Jo V. (Jo) from BOISE, ID Reviewed on 11/28/2006...
Great Fleetwood Mac from their years between being a blues band and the advent of Stevie and Lindsey.
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Fantastic Fleetwood and his Fine Three Associates
Brian P. Colwell | Mansfield, Massachusetts United States | 04/22/2005
(5 out of 5 stars)
"Most people know Fleetwood Mac as that great band featuring the etheral Stevie Nicks with such classic tunes as "Rhiannon" / "Don't Stop" / "Go Your Own Way" .... but they don't realize that this band has been around since the 1960s and once had firm roots in blues. Alot of changes took place within the band over the years, but such is common in our own individual lives and relationships. "Future Games" came out in 1971 and featured a new promising yet risky line-up. In my opinion, this is Fleetwood Mac's best line-up because the work they put forth (up until 1974) was clever, unique, talented, enjoyable and overall special. Bob Welch was a perfect frontman for the band, bridging the gap between blues, soul, jazz and R&B .... which brought these influences to the musical table, and thus layed the foundation for what would later become and unforgettable, smash-hit group that most still revere today. Danny Kirwan was gentle in production and touching in singing. Christine McVie is truly an underrated singer/songwriter in an era where women were just starting to get their feet into that particular creative door. John McVie could sure knock the crowd off its axis with his precise, highly skilled and effective bass work. And finally, Mick Fleetwood (the source of it all both then and now) could be mellow and heavy interchangably with the drums.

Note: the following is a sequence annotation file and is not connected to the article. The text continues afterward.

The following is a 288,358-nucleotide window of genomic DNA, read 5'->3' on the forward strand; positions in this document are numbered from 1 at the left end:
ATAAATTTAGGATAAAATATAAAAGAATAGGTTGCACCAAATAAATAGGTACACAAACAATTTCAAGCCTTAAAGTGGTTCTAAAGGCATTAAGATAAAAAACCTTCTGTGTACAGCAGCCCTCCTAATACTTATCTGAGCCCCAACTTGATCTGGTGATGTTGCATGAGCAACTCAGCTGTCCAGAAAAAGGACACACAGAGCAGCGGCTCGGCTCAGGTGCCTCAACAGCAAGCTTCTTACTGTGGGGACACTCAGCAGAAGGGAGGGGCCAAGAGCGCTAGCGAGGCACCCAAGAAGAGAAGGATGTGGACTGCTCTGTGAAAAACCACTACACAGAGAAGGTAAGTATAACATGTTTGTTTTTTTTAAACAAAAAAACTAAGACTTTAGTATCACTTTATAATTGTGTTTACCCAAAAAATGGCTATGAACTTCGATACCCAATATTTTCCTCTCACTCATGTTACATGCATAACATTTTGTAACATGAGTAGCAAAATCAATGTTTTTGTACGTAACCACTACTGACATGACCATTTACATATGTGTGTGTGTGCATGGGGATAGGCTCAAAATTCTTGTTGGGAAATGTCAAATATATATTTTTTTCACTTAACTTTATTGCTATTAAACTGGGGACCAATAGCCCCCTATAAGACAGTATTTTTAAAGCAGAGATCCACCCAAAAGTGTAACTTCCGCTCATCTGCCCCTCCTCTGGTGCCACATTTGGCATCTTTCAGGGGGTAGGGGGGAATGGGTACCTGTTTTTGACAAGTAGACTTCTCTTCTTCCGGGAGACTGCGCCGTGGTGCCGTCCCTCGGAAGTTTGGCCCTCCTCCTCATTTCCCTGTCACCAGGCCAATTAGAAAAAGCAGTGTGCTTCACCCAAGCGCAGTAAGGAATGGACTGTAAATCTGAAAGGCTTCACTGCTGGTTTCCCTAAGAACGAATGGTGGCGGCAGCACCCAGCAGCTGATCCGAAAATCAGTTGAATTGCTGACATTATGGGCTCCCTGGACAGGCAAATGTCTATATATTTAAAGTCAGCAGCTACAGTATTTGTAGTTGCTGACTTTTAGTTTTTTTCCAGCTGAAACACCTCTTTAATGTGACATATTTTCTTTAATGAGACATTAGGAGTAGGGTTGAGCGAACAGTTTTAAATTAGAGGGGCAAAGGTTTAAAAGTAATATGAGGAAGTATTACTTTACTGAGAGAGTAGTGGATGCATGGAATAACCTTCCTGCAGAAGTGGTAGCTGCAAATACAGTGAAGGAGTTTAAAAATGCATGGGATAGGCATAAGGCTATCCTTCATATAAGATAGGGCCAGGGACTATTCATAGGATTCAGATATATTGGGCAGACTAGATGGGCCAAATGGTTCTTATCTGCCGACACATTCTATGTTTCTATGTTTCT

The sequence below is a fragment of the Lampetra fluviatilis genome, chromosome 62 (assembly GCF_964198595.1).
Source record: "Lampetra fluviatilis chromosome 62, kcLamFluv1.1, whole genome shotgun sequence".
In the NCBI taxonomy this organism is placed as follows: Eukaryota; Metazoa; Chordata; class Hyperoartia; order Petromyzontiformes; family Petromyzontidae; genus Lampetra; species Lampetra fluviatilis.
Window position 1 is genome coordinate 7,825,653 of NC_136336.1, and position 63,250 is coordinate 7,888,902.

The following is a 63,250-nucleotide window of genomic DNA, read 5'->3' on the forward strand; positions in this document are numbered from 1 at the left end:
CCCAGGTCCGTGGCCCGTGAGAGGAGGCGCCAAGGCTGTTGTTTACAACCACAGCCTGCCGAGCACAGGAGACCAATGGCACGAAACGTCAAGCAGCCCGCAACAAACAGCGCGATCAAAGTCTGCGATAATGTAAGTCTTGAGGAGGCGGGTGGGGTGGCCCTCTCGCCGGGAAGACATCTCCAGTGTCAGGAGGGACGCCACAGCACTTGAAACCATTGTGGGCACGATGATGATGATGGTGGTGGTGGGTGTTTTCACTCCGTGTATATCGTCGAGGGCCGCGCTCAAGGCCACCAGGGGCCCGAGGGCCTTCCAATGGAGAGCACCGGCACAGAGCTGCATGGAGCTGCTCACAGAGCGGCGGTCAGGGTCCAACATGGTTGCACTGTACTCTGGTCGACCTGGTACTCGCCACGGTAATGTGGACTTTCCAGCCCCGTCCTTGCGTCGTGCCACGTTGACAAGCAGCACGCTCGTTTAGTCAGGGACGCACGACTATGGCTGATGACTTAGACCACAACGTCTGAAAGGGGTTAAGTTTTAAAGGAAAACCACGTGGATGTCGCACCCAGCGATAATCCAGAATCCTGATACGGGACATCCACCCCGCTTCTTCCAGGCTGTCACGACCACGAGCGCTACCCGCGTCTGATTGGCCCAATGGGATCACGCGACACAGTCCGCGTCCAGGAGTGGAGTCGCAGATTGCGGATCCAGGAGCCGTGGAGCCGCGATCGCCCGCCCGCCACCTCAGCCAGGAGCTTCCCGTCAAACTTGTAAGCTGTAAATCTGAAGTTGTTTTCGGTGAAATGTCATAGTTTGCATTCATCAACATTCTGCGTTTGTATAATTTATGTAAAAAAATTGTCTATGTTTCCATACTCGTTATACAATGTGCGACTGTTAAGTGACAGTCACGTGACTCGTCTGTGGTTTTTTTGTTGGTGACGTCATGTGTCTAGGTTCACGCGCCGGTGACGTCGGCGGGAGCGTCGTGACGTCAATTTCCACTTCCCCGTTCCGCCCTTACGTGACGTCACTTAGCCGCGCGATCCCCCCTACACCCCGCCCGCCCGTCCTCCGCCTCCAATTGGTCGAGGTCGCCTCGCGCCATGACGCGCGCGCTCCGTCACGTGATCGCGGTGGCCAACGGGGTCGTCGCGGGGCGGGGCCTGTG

Each song is great and surprisingly different on "Future Games" so I'm hard-pressed to pick a standout favorite. I certainly Christine's soft but crescendo-filled chorus of "Show Me A Smile". "Sands Of Time" is an amazing treasure by Danny Kirwan that allows John McVie and Mick Fleetwood to shine together right with him (the blend of all the work within this track shows perfectly how much of a musically skilled/gifted band Fleetwood Mac is). Bob Welch mystifies the listener into virtual hypnosis with his laid-back but peppy piece which is the title track. The band also showed themselves to have a great flair for top-knotch harmonies.